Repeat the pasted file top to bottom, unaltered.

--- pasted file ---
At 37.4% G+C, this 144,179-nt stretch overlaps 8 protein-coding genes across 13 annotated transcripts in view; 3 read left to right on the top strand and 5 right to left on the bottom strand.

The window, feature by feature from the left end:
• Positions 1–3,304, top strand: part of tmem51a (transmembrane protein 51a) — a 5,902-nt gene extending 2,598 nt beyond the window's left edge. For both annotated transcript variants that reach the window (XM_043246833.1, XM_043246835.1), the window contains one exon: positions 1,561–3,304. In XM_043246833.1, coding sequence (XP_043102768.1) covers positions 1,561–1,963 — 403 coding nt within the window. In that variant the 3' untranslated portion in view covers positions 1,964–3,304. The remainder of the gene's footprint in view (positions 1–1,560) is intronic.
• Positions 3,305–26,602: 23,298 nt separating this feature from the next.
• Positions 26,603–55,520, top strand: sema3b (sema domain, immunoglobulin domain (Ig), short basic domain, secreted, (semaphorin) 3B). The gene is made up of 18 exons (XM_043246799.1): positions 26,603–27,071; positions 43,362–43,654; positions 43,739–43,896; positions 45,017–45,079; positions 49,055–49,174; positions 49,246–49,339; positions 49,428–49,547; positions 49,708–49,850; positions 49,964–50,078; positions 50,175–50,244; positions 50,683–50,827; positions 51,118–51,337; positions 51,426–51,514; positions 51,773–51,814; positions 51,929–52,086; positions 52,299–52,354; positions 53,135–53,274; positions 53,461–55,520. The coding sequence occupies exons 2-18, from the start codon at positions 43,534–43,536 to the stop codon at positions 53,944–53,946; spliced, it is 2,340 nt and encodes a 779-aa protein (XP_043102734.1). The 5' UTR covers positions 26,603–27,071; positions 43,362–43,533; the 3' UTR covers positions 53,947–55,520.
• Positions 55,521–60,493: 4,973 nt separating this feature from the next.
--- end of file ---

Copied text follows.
At 37.4% G+C, this 144,179-nt stretch overlaps 8 protein-coding genes across 13 annotated transcripts in view; 3 read left to right on the top strand and 5 right to left on the bottom strand.

The window, feature by feature from the left end:
• Positions 1–3,304, top strand: part of tmem51a (transmembrane protein 51a) — a 5,902-nt gene extending 2,598 nt beyond the window's left edge. For both annotated transcript variants that reach the window (XM_043246833.1, XM_043246835.1), the window contains one exon: positions 1,561–3,304. In XM_043246833.1, coding sequence (XP_043102768.1) covers positions 1,561–1,963 — 403 coding nt within the window. In that variant the 3' untranslated portion in view covers positions 1,964–3,304. The remainder of the gene's footprint in view (positions 1–1,560) is intronic.
• Positions 3,305–26,602: 23,298 nt separating this feature from the next.
• Positions 26,603–55,520, top strand: sema3b (sema domain, immunoglobulin domain (Ig), short basic domain, secreted, (semaphorin) 3B). The gene is made up of 18 exons (XM_043246799.1): positions 26,603–27,071; positions 43,362–43,654; positions 43,739–43,896; positions 45,017–45,079; positions 49,055–49,174; positions 49,246–49,339; positions 49,428–49,547; positions 49,708–49,850; positions 49,964–50,078; positions 50,175–50,244; positions 50,683–50,827; positions 51,118–51,337; positions 51,426–51,514; positions 51,773–51,814; positions 51,929–52,086; positions 52,299–52,354; positions 53,135–53,274; positions 53,461–55,520. The coding sequence occupies exons 2-18, from the start codon at positions 43,534–43,536 to the stop codon at positions 53,944–53,946; spliced, it is 2,340 nt and encodes a 779-aa protein (XP_043102734.1). The 5' UTR covers positions 26,603–27,071; positions 43,362–43,533; the 3' UTR covers positions 53,947–55,520.
• Positions 55,521–60,493: 4,973 nt separating this feature from the next.